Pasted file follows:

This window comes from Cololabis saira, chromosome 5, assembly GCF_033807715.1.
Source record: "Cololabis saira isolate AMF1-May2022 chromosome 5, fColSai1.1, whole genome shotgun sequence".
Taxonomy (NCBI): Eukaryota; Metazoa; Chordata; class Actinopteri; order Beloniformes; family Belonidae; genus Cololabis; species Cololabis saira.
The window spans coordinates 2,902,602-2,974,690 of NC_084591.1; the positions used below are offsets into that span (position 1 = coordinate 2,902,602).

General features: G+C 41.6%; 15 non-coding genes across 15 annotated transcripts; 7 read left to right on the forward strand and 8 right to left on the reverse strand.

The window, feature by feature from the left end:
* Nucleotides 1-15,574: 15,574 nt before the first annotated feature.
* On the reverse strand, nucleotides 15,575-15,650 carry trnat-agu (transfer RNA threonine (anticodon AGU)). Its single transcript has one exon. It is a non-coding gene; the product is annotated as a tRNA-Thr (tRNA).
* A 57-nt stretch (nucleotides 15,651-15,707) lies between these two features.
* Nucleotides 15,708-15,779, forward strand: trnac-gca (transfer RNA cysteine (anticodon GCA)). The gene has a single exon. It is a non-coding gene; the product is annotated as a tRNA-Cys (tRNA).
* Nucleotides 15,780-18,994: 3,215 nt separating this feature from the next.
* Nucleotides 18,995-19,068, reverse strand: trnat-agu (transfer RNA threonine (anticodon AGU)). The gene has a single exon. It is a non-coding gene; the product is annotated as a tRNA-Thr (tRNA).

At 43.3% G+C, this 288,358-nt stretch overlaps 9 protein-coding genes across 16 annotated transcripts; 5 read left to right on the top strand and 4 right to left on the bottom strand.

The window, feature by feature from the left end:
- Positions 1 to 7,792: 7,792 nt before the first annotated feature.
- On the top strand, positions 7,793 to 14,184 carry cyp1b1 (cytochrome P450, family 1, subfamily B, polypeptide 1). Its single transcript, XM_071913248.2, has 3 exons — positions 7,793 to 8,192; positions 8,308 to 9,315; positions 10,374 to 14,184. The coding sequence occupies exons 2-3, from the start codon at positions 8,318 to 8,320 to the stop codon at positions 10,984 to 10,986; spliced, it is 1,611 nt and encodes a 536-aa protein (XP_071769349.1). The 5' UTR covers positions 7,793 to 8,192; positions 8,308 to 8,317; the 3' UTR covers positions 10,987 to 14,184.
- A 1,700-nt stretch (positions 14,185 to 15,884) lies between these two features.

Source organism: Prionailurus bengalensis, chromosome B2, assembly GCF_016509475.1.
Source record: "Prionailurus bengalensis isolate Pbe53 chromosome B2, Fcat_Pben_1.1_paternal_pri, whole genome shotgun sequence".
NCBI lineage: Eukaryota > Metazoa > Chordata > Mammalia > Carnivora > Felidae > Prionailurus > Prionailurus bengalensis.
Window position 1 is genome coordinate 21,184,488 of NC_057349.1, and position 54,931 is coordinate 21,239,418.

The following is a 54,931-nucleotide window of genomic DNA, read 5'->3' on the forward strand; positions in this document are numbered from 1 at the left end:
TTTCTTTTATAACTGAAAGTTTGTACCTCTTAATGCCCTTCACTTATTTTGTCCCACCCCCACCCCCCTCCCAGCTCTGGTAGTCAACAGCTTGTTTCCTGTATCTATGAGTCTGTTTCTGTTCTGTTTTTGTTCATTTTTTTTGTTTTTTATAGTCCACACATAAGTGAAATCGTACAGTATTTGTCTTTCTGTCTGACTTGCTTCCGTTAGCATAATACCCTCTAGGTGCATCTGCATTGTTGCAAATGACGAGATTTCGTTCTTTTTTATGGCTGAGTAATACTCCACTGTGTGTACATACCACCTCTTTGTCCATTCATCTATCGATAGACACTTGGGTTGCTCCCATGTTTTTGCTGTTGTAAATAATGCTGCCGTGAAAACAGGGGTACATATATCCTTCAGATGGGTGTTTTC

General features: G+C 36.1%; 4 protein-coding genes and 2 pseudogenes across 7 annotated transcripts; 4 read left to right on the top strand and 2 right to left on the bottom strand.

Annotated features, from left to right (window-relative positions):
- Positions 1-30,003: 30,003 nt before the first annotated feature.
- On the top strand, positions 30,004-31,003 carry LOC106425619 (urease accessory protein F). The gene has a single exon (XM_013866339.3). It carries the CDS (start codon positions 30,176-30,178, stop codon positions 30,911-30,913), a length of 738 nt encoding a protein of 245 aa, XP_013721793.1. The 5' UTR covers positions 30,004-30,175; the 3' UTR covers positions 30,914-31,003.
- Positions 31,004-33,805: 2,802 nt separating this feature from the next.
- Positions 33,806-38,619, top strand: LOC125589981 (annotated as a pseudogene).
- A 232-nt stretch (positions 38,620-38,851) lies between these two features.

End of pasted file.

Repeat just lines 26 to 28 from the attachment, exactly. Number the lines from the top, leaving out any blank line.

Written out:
- Positions 1-30,003: 30,003 nt before the first annotated feature.
- On the top strand, positions 30,004-31,003 carry LOC106425619 (urease accessory protein F). The gene has a single exon (XM_013866339.3). It carries the CDS (start codon positions 30,176-30,178, stop codon positions 30,911-30,913), a length of 738 nt encoding a protein of 245 aa, XP_013721793.1. The 5' UTR covers positions 30,004-30,175; the 3' UTR covers positions 30,914-31,003.
- Positions 31,004-33,805: 2,802 nt separating this feature from the next.